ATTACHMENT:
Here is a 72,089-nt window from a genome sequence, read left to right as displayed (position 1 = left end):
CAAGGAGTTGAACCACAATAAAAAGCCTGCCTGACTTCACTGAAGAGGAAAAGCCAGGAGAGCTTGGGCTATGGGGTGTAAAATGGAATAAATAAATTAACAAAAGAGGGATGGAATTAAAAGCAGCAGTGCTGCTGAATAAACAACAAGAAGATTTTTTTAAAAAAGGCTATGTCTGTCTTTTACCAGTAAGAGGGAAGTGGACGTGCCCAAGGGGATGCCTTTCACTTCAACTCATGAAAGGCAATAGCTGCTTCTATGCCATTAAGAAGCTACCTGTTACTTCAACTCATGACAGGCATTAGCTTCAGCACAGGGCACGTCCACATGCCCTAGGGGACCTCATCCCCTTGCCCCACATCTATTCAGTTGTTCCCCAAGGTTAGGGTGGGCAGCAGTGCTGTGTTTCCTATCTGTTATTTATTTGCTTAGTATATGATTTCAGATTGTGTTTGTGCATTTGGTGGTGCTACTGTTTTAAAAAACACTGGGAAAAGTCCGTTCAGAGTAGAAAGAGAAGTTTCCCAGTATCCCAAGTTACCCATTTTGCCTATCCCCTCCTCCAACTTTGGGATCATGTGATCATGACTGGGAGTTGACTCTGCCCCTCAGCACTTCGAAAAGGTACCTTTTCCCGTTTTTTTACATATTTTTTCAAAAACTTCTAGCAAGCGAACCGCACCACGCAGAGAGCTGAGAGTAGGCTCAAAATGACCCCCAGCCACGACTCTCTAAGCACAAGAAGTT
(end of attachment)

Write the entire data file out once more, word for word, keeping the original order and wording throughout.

Here is a 72,089-nt window from a genome sequence, read left to right as displayed (position 1 = left end):
CAAGGAGTTGAACCACAATAAAAAGCCTGCCTGACTTCACTGAAGAGGAAAAGCCAGGAGAGCTTGGGCTATGGGGTGTAAAATGGAATAAATAAATTAACAAAAGAGGGATGGAATTAAAAGCAGCAGTGCTGCTGAATAAACAACAAGAAGATTTTTTTAAAAAAGGCTATGTCTGTCTTTTACCAGTAAGAGGGAAGTGGACGTGCCCAAGGGGATGCCTTTCACTTCAACTCATGAAAGGCAATAGCTGCTTCTATGCCATTAAGAAGCTACCTGTTACTTCAACTCATGACAGGCATTAGCTTCAGCACAGGGCACGTCCACATGCCCTAGGGGACCTCATCCCCTTGCCCCACATCTATTCAGTTGTTCCCCAAGGTTAGGGTGGGCAGCAGTGCTGTGTTTCCTATCTGTTATTTATTTGCTTAGTATATGATTTCAGATTGTGTTTGTGCATTTGGTGGTGCTACTGTTTTAAAAAACACTGGGAAAAGTCCGTTCAGAGTAGAAAGAGAAGTTTCCCAGTATCCCAAGTTACCCATTTTGCCTATCCCCTCCTCCAACTTTGGGATCATGTGATCATGACTGGGAGTTGACTCTGCCCCTCAGCACTTCGAAAAGGTACCTTTTCCCGTTTTTTTACATATTTTTTCAAAAACTTCTAGCAAGCGAACCGCACCACGCAGAGAGCTGAGAGTAGGCTCAAAATGACCCCCAGCCACGACTCTCTAAGCACAAGAAGTT